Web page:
Archive for the ‘Street Food’ Category

After getting fro yo at Yo Go, G, W, and I stumbled across a humble-looking storefront with empty counters on the left and a frying station to the right. A middle-aged man and woman were working hard to dunk every kind of battered meat thinkable into vats of hot oil. There was a modest line of hungry Hong Kongers outside, so we made like lemmings and joined the queue.

Not what you imagined when you saw "Danish Bakery"? Us either.

We ordered a fried pork chop sandwich, though selections ranged from chicken to other parts of pork, etc. The signplate is all in Chinese so W had to translate for us, but if something getting dunked into the vat looks like your cup of fried meat, just point to it – that ought to do as well.

The ordering scheme is simple, but efficient. Tell the woman to the left what you want, pay her, and she gives you a slip. Give the slip to the fry woman on the right who’s toasting the buns. She tells the fry man. And voila, within 5 minutes, your very own, just-fried sandwich appears in a brown paper bag.

You so fry

We bit into it eagerly. The meat was great – crispy and juicy, but not overly greasy. The thing that really stood out to me was the bun – it was like a soft, buttery bakery bun.

Pork Chop Sandwiches! (Did anyone else think of the GI Joe spoof?)

Perhaps the bun was made in the Danish Bakery itself? I can only conjecture that every morning, the bakery has goods for sale on the empty left side of the store, and I think the sandwich buns are among those. In any case, wherever it came from, the sandwich was delish. If you’re in the area, get in line – as G said, “You can’t really go wrong with fried meat on a bun”. So wise.

The Danish Bakery
106 Leighton Road
Cost: $7-11 HKD/sandwich


Read Full Post »

Last weekend P and I went to Taipei. I’d long read the city was known for eating and shopping…and then eating some more. For a foodie like me, it sounded like heaven.

I prepped by checking out Taipei posts from Eating Asia and a handful of other blogs, along with consulting my friend B, a Taiwanese-American currently living in HK. Armed with a long list of must-eats, I left for Taiwan hoping my stomach would be big enough. Here’s the report:


Dou jiang and you tiao: the breakfast of champions

As a northern Chinese girl at heart, I was delighted to hear about Yong He, a local diner going 40-years-strong that sells warm soybean milk (dou jiang) and you tiao, a long, airy fried breadstick (a very typical breakfast). It was highly recommended by both B and my guidebook. A short walk from Da’an station, this diner did not disappoint. P and I ordered two bowls of dou jiang that were massive. One sip instantly brought me back to my childhood, and I loved it. The you tiao also transported me 20-some years to small hutongs in Beijing. We also both loved the spring onion pancake (cong you bing) with egg wrapped inside.

Yonghe Soybean Milk & Porridge King
132-138 Fuxing Rd. Sec. 2


The bao that launched a thousand chain stores

I imagine there have been millions upon millions of blog posts written about Din Tai Fung, but simply can’t resist adding to the pile. Naturally, since we were in Taipei, we had to visit the original store. We could see the queue blocks away as our taxi pulled up; thankfully they have seating down to a science: get a number, grab a menu, order while you wait, and proceed upstairs when your number is called. P and I just opted for an order of xiao long bao since we had a full morning of eating, and were planning on visiting Shilin Night Market later on. After a 15-minute wait (not bad considering the crowd on hand), we went up to the fourth floor where we devoured our yummy soup dumplings. The rumors are true: the original outlet does have the best version of these puppies: the skin is the perfect consistency – thick enough so the soup is safely held inside, but thin enough to simply slide down your throat – and the meat seems more flavorful. Great when dipped into vinegar and shredded ginger.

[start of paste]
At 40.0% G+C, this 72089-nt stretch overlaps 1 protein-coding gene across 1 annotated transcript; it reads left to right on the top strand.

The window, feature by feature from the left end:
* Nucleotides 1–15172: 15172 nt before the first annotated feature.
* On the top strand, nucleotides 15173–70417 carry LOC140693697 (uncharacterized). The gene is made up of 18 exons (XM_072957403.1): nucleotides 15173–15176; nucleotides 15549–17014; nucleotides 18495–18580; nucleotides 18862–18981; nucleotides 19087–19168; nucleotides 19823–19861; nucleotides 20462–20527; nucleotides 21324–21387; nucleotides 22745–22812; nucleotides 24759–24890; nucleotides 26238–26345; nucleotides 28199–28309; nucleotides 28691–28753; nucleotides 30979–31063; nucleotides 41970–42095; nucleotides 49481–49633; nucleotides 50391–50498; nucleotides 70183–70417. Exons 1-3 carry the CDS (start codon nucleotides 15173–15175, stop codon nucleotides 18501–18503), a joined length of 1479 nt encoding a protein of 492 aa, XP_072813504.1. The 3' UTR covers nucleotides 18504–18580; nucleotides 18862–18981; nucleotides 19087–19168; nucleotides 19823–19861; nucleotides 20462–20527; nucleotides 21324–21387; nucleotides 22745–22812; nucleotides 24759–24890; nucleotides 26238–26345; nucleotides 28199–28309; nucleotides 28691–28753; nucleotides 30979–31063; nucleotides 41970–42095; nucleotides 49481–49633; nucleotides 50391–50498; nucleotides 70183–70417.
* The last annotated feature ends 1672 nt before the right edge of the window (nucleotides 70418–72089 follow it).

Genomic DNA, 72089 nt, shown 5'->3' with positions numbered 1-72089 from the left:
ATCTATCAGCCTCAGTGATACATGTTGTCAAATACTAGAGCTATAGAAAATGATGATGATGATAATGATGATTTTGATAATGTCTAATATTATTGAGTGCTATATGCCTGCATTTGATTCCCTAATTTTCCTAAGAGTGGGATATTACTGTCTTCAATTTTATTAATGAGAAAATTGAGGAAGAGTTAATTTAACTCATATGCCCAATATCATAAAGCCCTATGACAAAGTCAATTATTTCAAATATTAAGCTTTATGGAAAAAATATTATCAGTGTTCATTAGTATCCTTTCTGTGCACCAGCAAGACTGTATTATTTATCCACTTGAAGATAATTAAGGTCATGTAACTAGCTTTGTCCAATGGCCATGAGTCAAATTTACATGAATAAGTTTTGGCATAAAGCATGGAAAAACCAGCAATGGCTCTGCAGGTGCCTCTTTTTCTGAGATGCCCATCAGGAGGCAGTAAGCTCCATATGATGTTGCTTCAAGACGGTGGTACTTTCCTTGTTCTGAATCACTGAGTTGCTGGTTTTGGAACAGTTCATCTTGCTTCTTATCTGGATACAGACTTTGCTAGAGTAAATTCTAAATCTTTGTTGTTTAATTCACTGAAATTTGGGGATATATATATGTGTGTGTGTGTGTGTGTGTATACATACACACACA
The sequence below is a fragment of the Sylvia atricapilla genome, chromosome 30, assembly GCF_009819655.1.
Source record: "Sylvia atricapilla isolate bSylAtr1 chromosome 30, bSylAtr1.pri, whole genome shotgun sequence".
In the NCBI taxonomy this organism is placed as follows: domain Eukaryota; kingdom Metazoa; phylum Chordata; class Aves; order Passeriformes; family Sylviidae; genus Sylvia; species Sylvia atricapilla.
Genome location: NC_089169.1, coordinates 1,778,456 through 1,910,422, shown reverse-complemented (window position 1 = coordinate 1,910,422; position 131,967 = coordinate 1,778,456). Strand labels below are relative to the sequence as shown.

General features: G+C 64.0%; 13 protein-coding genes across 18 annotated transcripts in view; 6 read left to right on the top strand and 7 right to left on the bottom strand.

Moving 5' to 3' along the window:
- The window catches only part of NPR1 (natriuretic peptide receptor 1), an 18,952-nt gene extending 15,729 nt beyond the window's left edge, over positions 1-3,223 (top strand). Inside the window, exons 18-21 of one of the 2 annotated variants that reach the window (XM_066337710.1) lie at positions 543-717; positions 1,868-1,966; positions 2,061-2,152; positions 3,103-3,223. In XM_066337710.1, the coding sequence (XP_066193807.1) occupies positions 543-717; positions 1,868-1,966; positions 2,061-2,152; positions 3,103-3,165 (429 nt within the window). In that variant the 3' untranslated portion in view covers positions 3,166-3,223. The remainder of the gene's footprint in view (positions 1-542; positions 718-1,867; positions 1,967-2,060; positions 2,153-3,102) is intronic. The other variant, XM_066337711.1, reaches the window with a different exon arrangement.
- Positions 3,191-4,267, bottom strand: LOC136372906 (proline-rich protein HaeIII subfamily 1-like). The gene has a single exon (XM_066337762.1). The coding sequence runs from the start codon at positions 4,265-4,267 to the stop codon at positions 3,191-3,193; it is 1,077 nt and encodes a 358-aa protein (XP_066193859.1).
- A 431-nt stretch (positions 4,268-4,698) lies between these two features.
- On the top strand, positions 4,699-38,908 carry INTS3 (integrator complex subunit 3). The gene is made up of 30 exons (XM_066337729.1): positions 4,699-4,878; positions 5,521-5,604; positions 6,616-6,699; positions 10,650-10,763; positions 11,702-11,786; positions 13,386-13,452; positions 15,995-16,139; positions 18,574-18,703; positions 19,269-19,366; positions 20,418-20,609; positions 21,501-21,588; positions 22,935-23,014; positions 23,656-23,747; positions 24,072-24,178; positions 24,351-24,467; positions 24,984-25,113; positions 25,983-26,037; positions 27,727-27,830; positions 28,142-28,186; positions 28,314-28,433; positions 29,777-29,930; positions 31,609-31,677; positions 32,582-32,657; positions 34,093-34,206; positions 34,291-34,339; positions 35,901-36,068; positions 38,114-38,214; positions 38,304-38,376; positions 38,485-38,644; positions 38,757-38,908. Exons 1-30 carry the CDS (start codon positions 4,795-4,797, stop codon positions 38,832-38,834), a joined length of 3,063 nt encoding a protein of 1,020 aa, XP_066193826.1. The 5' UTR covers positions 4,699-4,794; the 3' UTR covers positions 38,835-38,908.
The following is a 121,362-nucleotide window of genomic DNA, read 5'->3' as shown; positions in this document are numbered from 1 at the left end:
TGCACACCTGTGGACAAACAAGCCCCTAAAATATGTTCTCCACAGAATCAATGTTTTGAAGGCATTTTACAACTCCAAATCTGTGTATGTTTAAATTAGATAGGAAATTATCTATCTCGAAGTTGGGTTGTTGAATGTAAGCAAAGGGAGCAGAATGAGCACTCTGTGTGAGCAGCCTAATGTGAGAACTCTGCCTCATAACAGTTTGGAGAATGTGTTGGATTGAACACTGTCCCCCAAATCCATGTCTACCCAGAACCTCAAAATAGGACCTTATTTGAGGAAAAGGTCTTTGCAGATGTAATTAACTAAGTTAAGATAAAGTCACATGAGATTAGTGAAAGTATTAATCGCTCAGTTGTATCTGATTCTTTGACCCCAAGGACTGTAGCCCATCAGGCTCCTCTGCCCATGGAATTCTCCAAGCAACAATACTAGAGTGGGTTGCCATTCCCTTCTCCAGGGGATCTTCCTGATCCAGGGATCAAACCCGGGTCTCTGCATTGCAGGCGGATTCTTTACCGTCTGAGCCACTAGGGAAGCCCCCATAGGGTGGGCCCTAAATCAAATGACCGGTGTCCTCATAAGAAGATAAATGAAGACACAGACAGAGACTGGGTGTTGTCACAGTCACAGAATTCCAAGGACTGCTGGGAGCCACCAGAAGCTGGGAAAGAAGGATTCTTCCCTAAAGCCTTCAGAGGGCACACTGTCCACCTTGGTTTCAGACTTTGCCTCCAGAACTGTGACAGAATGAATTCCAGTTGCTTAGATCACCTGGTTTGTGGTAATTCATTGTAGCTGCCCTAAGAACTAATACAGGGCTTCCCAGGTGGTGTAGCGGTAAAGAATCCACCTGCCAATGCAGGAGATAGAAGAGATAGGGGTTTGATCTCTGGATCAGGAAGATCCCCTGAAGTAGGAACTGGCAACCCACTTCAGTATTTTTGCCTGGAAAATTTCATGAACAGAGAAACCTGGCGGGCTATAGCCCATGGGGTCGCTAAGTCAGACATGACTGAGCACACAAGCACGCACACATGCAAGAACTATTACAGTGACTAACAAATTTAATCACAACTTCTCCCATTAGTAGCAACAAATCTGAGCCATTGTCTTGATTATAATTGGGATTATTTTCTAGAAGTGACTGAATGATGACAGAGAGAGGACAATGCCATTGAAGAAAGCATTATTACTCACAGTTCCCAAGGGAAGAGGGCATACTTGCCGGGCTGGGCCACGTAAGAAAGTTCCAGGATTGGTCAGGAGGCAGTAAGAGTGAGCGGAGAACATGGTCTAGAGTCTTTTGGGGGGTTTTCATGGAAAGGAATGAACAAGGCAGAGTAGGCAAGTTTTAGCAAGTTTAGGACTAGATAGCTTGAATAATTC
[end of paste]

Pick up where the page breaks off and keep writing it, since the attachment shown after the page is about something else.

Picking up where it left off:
Din Tai Fung
194 Xinyi Rd (near Yongkang Street)
Cost: ~$180 NT for 10 xiao long bao


After reading this article in the Wall Street Journal by Eating Asia’s Robyn Eckhart, I knew I had to track down some good Taiwanese Gukeng coffee. This quest was not necessarily for me, however – P is definitely the coffee aficionado between the two of us (downing three to four cups or espressos a day), and once he read the article, we were in hot pursuit of a cuppa.

A great mid-afternoon pick-me-up

Coffee Bar-Den was closest to us, as we were just off Yongkang street after Din Tai Fung. A short stroll got us there, and once inside, we were impressed by the cozy feel of the place – hardwood floors, wooden tables, bookshelves, and a large seating area down a flight of stairs that looked like a small library or literary cafe, where great minds might have had scintillating conversations. Anyways, we had two Gukeng coffees, and although they were spendier than the average brew, they tasted quite good. I’m sorry that’s the most I can say about it, but my coffee palate has not been properly trained yet! I can tell you, though, that it was definitely a stronger coffee taste than those found at the chains of HK; when I had it black, there almost seemed to be a bit of a sour aftertaste, followed by the a bit of bitterness. I liked it! And P liked it too, which probably says a lot more.

Coffee Bar-Den
12 Yongkang St.


KFC will never be the same

Long before I even planned a trip to Taipei, I’d heard of the street food at Shilin Night Market. I was stoked to finally try it for myself. Basically, my tip for the night market is to eat where everyone else is eating – the Taiwanese are serious about their street food and if there’s a long line, you can bet it’s for a good reason. P and I found a great ji pai (fried chicken/chicken breast) place this way; it’s simply called “Egg batter fried chicken,” on Wenli Road, just outside Yang Ming movie theater. For $50 NT, we got a massive piece of fried chicken dusted with cumin and red chili powder. P loved it so much he gnawed the bones clean.

This shaved ice will change your life